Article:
Once in the hallway, I raised my hands. The Russian troops stood, staring at me with bewildered expressions. The looks on their faces were immediately preserved as each of them dropped to the ground, paralyzed so forcefully that even their muscles stayed rigid above the waist. All of them lay on the ground with their arms and head in the exact same positions as they were when standing. I proceeded to make my way through the hallway to the outside of the bunker.

As soon as I exited there was a brief pause. A women stand next to me tried to punch me down, but her fist met my hand mid-air. Nevermind about what I said before, about how even at my strength I couldn't have taken on one of the Russian soldiers. It was like fighting an army full of accountants and real estate agents. Her jaw broke like cannonball being fired threw a thin sheet of glass.

I quickly dove behind the door to the barracks as every type of gun in the Russian arsenal began tearing the ground where I was standing to shreds. Maybe a hundred soldiers all camped out right outside our bunker.

I could see everything, as if they drew the map out right in front of my face. I slipped into a few of the soldiers to see exactly where the biggest guns were coming from, then I just so happened to slip into the commanding officer's mind. She was going over the battle strategy over and over again in her head, it was as if I was five again and in the middle of a candy store.

I also accidentally slipped into one of the U.S. psymen. She was in the block closest to the door. Apparently a small group of survivors were planning to make one last assault on the Russian flanks. They expected a suicide mission, but I decided to give them a second chance. Just as they broke cover to make their last stand against the Russian hordes, the commander gave the single to concentrate fire on the man hiding in the building.

Perfect. They wanted a fight, and that's just what I gave them. I came out swinging. Left and right Russian psymen starting dropping like flies to a fly swatter. I kept running, strait down the line of the flank, crushing all of the Russian mind blocks. I stopped momentarily, waving at the other psymen, grenades still in hand. They all sat down and started projecting hallucinations, making the Russians kill each other. I broke the pychic defense down so low, that even a child with psychic aptitude could make these soldiers think they were the Queen of England.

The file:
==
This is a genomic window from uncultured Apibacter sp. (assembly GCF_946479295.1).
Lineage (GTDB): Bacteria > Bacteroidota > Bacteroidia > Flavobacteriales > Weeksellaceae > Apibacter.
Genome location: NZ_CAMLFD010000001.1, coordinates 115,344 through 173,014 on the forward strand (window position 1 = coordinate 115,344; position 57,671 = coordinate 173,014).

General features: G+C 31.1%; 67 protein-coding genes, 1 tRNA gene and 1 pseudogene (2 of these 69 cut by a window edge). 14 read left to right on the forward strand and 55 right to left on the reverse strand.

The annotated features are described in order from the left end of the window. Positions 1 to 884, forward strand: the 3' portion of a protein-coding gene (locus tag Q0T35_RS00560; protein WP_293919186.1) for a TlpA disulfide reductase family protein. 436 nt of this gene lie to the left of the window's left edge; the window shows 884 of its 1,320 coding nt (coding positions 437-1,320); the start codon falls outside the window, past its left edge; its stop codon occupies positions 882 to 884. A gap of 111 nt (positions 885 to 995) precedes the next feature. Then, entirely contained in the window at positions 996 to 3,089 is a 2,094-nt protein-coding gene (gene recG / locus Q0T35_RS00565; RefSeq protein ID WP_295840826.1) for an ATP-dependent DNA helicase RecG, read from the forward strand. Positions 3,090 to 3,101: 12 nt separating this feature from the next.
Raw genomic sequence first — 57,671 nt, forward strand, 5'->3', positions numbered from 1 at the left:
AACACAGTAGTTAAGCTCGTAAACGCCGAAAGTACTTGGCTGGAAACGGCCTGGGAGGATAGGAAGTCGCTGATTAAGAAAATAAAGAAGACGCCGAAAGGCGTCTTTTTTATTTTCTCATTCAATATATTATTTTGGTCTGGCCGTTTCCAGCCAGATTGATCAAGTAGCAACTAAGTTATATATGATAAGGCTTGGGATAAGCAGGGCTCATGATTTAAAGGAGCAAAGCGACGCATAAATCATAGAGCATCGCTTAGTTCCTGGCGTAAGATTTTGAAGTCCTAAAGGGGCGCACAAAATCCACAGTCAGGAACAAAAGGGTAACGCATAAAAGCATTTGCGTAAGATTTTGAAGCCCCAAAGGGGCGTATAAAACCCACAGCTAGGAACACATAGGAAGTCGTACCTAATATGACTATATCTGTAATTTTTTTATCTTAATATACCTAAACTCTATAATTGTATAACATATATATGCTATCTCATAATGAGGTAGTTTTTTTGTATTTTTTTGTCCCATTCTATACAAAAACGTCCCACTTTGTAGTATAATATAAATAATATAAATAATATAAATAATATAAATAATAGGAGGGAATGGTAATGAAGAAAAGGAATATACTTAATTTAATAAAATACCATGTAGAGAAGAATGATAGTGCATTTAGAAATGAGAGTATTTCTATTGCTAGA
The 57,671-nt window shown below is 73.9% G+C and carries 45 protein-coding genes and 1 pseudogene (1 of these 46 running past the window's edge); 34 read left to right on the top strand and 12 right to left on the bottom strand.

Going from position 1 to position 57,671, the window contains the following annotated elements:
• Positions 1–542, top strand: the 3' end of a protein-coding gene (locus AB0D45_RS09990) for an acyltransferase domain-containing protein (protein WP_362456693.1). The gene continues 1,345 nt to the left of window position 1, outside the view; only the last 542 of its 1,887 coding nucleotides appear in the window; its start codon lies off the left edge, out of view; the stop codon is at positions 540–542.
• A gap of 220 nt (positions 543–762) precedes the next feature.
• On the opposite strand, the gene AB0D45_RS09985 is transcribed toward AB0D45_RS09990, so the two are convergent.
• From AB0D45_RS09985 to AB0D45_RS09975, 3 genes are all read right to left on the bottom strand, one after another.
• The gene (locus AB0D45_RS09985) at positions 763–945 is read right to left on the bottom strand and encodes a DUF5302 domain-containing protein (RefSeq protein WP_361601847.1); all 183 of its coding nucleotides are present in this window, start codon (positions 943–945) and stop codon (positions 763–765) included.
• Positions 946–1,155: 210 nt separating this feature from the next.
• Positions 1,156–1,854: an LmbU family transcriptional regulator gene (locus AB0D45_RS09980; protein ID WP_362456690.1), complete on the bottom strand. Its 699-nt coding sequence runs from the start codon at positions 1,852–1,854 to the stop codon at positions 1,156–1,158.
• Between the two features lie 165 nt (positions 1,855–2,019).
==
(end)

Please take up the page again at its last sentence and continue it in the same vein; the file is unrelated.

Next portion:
I jumped back as an older women tried to kick me down. She was obviously the commander here. Carnage and spurring fire still littered the ground around us, but she had no fear. She came at me again, but this time I was not to quick to block. I rolled left and right as she tried to take me out with her pistol, but apparently I had more strength than I knew. With a single push off of the ground, I was up in the air. Her eyes were wide, speculating on just how unrealistic such strength was. In her moment of confusion I took the chance and both of my feet came down swiftly upon her head. Just for a moment, this created a crack in her mental block, which I blew wide open. By the time I was done with her she had the mind of a child. She sat there on the ground, looking as if she was on the edge of tears.


"So that's how it all happened then?"

"Yep. That's how I got this little guy," I nodded to the restored Ensign Emblem sitting comfortably on my uniform. "They say I start training my first Esper squad tomorrow. It's going to be an elite unit of ensigns, especially at my command." I answered enthusiastically.

I promised Lena that I wouldn't let this go to my head, but I suppose it wasn't a good idea to make a promise that I knew I couldn't keep.

"Well isn't that something. I can't believe so much went on while I was out. I guess I really am getting old."

"You look as young as can be to me, dad."

Installment R

I remember this feeling, all too well. I remember it.

It's like trying to forget how to ride a bicycle, no matter what happens, I'll always remember what it's like. My nose crept upwards and downwards as I slowly raised and lowed myself from the ground. My arms were tired, and even the lowered gravity took it's toll on my bones.

So young, but so fragile.

"Hey there, you still aren't in bed? Tomorrow you're in charge of running the combine while I go spread the chicken shit around on the soy beans." Max told me in passing. He had just gotten back to the house after two hours full of doing inventory. I would rather pull a full grown tree out of the soil with nothing but my bare hands than have to take inventory of all of our God forsaken animals. Even the cows won't keep still.

"Chicken fertilizer? On soy beans?" I responded intuitively. "That's no good, Max."

"Well, I know what you're thinking, Isaac, but that's all we have left." Max responded with a tone of thick desperation.

"Wait two weeks and we'll have wheel barrels full of cow fertilizer."

"I know that, Isaac. But the cow fertilizer is already going to be spread on the wheat fields. Cow fertilizer works best with grains, not beans."

"But we've already planted the beans, we have to use fertilizer. With the wheat fields we haven't planted yet. We can finally get rid of the sick old cottonwood by field five's gate, then burn it up and spread the ash over the wheat's soil. Then we can keep the cow fertilizer for the beans, even if they aren't grains, they need it."

Max gave a nod, I couldn't distinguish whether it was in agreement or out of fatigue.

"That's a good plan, Isaac, but you know as well as I do that neither of us has any time to chop up that old cottonwood by field five. Are you expecting Atti to do it? Cause I won't let that boy miss a single day of school, so help me God."

"I figure, the tree's sick as hell anyway. It shouldn't take too much to get it down, and choppn' it up will be even easier. I'll take the flat bed down there tomorrow morning after I've fed the cows, it won't take me past lunch time to get it down and into pieces."